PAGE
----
When the East/West conflict ended ten years ago, many hoped that the democratic changes in Eastern Europe would inspire peaceful resolution between the claims of human rights and those of state sovereignty throughout the world. Instead, ethnic conflicts have multiplied, shaking many East European and Asian countries. Minority and ethnic rights, it appears, are only demanded at the barrel of a gun, as in Chechnya and East Timor.
Why is this so? The call for ``human rights,'' which have been made repeatedly since 1989, accents the rights of individuals in their struggles against overweening state institutions. Freedom of thought, freedom of the press, freedom of assembly: these were the rights that have been stressed most often, probably because they reflected the long struggle to restore the individual liberties smothered under communism.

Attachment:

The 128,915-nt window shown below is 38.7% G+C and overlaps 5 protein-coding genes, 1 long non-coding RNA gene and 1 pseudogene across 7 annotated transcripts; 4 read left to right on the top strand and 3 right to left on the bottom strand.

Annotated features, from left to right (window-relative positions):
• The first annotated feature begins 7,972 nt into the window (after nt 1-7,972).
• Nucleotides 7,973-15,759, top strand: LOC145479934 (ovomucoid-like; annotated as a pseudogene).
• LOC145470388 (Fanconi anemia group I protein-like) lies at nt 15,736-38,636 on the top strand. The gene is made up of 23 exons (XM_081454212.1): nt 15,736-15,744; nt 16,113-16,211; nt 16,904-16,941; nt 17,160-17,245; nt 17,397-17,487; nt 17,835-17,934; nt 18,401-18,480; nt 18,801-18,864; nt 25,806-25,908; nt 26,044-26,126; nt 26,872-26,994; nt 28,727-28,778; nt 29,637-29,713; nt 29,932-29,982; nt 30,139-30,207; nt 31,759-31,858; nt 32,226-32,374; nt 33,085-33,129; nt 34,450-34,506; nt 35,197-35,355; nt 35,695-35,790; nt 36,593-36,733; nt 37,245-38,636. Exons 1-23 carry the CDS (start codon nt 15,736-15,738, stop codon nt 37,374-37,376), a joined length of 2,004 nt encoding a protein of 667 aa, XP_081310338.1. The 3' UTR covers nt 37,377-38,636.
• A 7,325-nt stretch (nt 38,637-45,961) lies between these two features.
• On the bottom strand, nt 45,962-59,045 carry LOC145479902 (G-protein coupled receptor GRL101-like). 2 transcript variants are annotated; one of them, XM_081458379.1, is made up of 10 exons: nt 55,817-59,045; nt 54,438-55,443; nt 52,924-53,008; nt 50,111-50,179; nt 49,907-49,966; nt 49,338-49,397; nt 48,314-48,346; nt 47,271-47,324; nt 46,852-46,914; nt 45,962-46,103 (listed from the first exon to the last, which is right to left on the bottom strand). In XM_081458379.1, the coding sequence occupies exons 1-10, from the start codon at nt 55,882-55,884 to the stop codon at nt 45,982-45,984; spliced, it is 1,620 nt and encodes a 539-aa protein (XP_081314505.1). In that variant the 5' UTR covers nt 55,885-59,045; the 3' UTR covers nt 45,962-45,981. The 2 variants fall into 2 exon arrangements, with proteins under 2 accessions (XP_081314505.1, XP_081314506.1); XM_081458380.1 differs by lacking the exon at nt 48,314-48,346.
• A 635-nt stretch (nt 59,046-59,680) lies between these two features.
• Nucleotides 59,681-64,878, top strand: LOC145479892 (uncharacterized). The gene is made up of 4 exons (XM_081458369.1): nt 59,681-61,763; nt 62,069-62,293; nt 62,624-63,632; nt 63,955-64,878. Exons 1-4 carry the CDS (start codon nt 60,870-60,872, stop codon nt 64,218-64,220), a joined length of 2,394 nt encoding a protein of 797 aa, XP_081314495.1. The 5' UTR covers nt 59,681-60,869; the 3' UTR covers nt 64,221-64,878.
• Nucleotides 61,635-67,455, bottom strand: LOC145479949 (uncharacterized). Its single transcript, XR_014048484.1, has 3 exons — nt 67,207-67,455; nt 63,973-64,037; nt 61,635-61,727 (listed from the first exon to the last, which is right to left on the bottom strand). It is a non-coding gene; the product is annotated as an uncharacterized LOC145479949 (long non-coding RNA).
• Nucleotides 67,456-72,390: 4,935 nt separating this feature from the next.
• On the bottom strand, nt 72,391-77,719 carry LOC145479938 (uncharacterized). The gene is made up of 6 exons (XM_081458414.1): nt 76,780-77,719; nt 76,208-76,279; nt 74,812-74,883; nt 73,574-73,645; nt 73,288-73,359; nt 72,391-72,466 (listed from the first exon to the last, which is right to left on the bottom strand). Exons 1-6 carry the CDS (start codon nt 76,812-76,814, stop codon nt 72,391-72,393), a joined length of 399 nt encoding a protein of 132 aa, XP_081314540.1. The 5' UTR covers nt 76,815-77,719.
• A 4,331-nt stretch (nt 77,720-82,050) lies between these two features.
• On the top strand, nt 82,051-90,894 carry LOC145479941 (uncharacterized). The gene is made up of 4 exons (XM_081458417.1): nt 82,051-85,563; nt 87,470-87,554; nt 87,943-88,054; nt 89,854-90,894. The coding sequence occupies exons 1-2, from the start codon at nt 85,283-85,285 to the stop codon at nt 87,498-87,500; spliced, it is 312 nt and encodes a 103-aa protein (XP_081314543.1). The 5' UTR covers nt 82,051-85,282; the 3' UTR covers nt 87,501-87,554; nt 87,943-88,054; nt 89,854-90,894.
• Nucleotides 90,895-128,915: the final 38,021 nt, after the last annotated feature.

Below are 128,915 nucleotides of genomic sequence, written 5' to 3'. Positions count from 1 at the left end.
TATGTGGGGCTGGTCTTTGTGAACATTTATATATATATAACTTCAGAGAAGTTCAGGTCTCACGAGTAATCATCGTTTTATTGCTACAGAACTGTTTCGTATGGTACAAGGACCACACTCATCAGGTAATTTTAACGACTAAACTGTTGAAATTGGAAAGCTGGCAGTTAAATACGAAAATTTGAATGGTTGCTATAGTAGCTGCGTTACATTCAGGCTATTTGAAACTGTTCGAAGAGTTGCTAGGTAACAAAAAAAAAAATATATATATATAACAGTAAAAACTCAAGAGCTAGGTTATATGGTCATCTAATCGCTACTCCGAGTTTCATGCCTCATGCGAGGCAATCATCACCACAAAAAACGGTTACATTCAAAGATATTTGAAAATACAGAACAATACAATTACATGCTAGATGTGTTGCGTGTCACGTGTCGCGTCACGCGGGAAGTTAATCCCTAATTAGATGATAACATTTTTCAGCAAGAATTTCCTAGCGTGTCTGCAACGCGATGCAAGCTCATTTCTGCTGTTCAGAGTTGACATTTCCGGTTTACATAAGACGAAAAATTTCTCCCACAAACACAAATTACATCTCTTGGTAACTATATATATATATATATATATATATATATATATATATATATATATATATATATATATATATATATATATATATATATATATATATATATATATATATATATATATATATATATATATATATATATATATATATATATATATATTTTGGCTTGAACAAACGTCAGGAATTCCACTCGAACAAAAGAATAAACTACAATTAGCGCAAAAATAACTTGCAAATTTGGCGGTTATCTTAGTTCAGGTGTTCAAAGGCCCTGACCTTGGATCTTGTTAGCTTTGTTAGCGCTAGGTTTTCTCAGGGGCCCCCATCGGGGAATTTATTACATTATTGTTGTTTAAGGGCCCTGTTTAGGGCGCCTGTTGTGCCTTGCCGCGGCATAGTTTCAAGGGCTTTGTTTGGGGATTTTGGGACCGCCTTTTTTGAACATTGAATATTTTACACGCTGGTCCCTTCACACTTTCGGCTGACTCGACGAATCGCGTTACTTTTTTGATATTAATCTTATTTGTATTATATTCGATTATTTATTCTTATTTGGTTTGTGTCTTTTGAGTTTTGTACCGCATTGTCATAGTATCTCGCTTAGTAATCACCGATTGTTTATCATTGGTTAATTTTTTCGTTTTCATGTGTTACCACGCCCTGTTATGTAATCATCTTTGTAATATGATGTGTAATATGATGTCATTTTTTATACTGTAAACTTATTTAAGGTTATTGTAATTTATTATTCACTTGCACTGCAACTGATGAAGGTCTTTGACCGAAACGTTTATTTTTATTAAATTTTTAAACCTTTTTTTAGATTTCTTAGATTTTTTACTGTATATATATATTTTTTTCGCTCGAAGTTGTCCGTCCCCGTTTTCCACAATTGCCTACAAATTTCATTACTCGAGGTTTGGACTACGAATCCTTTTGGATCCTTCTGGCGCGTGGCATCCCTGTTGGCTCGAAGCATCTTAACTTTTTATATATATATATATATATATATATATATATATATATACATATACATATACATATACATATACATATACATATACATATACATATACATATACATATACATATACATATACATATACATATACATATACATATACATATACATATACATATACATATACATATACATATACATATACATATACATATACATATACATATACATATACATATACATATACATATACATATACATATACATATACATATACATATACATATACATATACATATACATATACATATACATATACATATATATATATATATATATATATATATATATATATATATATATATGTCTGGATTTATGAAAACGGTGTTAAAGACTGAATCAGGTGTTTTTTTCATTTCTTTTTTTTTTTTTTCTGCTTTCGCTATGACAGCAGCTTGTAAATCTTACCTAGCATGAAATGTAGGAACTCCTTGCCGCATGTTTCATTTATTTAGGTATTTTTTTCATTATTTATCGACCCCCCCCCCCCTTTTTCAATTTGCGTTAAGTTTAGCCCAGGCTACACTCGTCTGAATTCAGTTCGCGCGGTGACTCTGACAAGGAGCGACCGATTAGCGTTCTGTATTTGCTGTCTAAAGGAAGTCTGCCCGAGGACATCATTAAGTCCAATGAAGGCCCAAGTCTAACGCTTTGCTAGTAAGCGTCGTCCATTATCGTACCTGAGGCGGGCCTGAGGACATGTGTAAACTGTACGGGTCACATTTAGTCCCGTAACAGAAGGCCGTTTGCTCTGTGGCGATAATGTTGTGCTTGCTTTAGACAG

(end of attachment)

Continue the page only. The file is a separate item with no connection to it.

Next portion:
But human rights confined to the context of freedom for individuals are insufficient to resolving ethnic conflicts, because ethnic communities and groups cannot use the mechanisms of human rights laws and agreements to secure an effective hearing for their claims. States, after all, are usually the forces suppressing their demands. Minority and ethnic violence arises out of the sense of frustration that results.
In order for the international community to use the concept of human rights to resolve and settle ethnic conflicts, a concept of community must be incorporated within the framework of our understanding of human rights. Only if groups are offered corresponding instruments to assert their own collective human rights will there arise a chance that ethnic minorities will not resort to violence in order to achieve their ends, but will seek satisfaction in a civic forum.